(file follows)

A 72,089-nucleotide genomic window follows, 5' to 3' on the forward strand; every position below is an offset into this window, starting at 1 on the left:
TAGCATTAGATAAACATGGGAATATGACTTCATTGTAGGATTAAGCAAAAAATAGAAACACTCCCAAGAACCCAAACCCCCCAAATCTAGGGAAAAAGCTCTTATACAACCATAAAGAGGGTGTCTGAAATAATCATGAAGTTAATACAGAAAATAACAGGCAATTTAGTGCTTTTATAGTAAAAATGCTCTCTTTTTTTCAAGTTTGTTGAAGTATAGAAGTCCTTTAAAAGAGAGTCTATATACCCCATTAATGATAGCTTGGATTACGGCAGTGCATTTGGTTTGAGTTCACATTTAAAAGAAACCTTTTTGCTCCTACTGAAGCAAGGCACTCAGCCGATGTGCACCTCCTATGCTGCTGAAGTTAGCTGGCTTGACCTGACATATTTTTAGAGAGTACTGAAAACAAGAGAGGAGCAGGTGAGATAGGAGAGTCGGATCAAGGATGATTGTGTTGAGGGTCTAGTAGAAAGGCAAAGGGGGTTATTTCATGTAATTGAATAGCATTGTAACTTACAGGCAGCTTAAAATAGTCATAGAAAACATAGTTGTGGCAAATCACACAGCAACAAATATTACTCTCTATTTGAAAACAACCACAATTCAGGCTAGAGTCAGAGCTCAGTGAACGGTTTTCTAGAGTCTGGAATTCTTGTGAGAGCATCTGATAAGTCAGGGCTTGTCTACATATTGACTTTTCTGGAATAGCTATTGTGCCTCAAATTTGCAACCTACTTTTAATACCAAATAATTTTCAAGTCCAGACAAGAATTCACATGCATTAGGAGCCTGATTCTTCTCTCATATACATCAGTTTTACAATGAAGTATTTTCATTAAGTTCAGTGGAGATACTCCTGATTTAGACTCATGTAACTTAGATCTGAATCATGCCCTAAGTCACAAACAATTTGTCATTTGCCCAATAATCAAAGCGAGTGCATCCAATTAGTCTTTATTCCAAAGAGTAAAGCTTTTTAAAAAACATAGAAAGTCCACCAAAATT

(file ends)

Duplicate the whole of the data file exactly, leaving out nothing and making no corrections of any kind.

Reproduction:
A 72,089-nucleotide genomic window follows, 5' to 3' on the forward strand; every position below is an offset into this window, starting at 1 on the left:
TAGCATTAGATAAACATGGGAATATGACTTCATTGTAGGATTAAGCAAAAAATAGAAACACTCCCAAGAACCCAAACCCCCCAAATCTAGGGAAAAAGCTCTTATACAACCATAAAGAGGGTGTCTGAAATAATCATGAAGTTAATACAGAAAATAACAGGCAATTTAGTGCTTTTATAGTAAAAATGCTCTCTTTTTTTCAAGTTTGTTGAAGTATAGAAGTCCTTTAAAAGAGAGTCTATATACCCCATTAATGATAGCTTGGATTACGGCAGTGCATTTGGTTTGAGTTCACATTTAAAAGAAACCTTTTTGCTCCTACTGAAGCAAGGCACTCAGCCGATGTGCACCTCCTATGCTGCTGAAGTTAGCTGGCTTGACCTGACATATTTTTAGAGAGTACTGAAAACAAGAGAGGAGCAGGTGAGATAGGAGAGTCGGATCAAGGATGATTGTGTTGAGGGTCTAGTAGAAAGGCAAAGGGGGTTATTTCATGTAATTGAATAGCATTGTAACTTACAGGCAGCTTAAAATAGTCATAGAAAACATAGTTGTGGCAAATCACACAGCAACAAATATTACTCTCTATTTGAAAACAACCACAATTCAGGCTAGAGTCAGAGCTCAGTGAACGGTTTTCTAGAGTCTGGAATTCTTGTGAGAGCATCTGATAAGTCAGGGCTTGTCTACATATTGACTTTTCTGGAATAGCTATTGTGCCTCAAATTTGCAACCTACTTTTAATACCAAATAATTTTCAAGTCCAGACAAGAATTCACATGCATTAGGAGCCTGATTCTTCTCTCATATACATCAGTTTTACAATGAAGTATTTTCATTAAGTTCAGTGGAGATACTCCTGATTTAGACTCATGTAACTTAGATCTGAATCATGCCCTAAGTCACAAACAATTTGTCATTTGCCCAATAATCAAAGCGAGTGCATCCAATTAGTCTTTATTCCAAAGAGTAAAGCTTTTTAAAAAACATAGAAAGTCCACCAAAATT